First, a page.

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Jean Christensen at the Matisonn Burgin:Shoreditch Space, 30 Phipp St. London, 28 Nov – 8 Dec.

The Matisonn Burgin:Shoreditch Space is not for the tourist or walk-in trade. I only know that I have arrived at the right place by the house number. This is scrawled in marker on the gray painted surface of a windowless steel door. Confirmation comes from Yolande Burgin’s name neatly typed on a slip of paper and discretely displayed opposite a lighted plastic bell button. The gallery is hidden in a Shoreditch neighborhood of trendy restaurants with exotic continental names scattered among sleazy night clubs, shoddy bars and ethnic convenience stores. Into the mix add young galleries taking risks…among these the Matisonn Burgin.

The current exhibit is not for those seeking safe art to decorate the flat, nor for those seeking to demonstrate their acumen by following the hot trends. There is no attempt to piggy-back on the current glut of pornography based images, participatory art, installations, performance or video. Rather, the exhibit is for someone looking for thought-provoking art that defies current conventions.

Jean Christensen is a New Yorker currently living and working in France. Entering the cozy gallery, the viewer is faced by what appear to be a smattering of fauvist inspired, impasto oils comprising a mix of landscapes, portraits and pop social comment. On closer examination, the impressionist brushstrokes reveal themselves to be meticulously selected, trimmed and placed pieces of images from supermarket flyers and junk mail. A dominantly russet and orange landscape turns out to be composed of morsels cut from images of meat. The appearance of brush strokes is conveyed by the choice and arrangement of tiny cuttings and patterns in the found originals. This is a feat that could only be accomplished by a collagist with a sound knowledge of oil techniques.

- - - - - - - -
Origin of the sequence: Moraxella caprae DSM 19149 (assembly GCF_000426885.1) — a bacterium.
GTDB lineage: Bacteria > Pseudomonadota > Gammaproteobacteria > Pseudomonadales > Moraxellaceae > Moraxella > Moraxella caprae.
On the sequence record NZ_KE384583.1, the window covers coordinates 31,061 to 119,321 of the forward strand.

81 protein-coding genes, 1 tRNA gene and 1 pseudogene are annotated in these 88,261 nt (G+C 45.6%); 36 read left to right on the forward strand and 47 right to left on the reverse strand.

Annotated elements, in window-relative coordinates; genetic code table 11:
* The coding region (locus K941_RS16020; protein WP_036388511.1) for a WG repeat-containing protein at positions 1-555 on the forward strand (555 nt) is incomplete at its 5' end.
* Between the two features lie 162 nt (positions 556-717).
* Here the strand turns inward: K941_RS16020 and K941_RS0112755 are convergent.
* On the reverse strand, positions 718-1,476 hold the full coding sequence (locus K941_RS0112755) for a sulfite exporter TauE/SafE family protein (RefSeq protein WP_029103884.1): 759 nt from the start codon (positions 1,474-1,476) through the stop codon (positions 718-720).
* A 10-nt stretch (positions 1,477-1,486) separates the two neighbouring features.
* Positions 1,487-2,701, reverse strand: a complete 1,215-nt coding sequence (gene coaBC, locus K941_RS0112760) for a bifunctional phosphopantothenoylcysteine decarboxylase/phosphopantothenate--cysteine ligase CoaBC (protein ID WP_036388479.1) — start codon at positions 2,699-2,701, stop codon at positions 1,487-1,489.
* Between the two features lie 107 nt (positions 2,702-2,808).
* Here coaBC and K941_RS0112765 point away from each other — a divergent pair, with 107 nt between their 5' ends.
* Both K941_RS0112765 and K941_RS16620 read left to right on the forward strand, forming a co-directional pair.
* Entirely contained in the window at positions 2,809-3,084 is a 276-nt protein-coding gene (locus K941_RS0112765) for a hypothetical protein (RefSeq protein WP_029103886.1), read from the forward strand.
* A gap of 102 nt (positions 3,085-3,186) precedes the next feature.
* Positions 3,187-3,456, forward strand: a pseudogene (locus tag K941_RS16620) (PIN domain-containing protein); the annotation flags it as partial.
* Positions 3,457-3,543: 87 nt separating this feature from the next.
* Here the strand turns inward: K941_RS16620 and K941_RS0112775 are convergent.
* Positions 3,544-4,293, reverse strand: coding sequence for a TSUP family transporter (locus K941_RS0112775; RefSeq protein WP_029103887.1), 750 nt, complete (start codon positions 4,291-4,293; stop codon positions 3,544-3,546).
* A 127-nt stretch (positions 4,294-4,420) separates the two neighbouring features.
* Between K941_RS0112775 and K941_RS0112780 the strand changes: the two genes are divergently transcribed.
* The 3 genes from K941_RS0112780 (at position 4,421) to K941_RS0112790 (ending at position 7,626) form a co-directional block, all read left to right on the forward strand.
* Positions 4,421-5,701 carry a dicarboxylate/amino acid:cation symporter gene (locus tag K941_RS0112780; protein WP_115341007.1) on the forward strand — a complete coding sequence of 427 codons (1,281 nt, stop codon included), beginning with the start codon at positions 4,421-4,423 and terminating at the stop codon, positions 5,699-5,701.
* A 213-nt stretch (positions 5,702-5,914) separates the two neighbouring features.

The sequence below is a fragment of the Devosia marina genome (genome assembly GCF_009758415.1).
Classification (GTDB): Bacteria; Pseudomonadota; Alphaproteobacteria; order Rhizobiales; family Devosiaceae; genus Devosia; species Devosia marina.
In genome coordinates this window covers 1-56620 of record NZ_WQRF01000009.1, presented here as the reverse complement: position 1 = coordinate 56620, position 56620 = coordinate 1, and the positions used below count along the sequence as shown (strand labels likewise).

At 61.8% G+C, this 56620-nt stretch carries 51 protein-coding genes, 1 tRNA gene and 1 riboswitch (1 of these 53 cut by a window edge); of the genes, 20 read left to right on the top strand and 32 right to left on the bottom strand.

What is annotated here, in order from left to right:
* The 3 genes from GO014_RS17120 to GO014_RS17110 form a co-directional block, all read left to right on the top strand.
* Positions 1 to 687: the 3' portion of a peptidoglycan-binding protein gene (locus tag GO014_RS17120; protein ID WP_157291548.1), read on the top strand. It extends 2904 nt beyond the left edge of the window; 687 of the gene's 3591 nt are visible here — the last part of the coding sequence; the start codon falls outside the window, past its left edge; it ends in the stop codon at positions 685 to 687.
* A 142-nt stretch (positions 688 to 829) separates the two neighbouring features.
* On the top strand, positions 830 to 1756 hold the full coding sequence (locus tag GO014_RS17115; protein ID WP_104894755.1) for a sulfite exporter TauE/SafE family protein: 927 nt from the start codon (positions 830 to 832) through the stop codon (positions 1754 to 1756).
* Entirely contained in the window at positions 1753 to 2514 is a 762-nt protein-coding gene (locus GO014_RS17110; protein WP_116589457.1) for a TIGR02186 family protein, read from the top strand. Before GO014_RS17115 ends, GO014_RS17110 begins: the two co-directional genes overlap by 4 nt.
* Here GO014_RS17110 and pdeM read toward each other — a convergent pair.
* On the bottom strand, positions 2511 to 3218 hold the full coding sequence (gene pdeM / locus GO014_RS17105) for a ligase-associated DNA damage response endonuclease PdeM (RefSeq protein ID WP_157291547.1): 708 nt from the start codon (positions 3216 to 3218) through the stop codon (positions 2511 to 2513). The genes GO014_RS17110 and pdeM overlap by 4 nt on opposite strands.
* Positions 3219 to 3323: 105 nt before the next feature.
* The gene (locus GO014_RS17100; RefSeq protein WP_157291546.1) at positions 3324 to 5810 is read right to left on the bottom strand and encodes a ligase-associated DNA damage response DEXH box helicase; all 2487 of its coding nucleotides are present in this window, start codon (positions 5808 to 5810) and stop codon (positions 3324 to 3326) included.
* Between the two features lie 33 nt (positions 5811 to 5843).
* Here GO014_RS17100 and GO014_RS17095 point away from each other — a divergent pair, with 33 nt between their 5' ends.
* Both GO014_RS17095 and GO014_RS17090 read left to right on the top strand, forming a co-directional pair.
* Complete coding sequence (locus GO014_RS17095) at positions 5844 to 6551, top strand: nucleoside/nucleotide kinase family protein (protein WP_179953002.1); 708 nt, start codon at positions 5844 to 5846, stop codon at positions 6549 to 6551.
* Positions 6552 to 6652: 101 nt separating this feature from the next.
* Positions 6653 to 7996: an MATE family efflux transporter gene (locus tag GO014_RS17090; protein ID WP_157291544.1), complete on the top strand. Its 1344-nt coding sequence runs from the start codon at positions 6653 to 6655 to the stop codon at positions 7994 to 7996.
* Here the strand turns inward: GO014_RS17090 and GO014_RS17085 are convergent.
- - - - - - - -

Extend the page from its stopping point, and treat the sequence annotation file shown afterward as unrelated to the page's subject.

There is a distinct nod to art brut, partly in the works’ obsessive attention to detail and partly in the image within an image consciousness shared by Adolf Wolfli , Edmond Monsiel or Inuit artists. The landscapes are evocative of French-Canadian naïve painters in their use of color, brush-work and formal compositional elements. Missing is more information on the puzzling and unexplained conceptual gap between the landscapes and more symbolic work

The gallery and the exhibit will be rewarding to those prepared to explore obscure corners and are not for the casual artistic bystander

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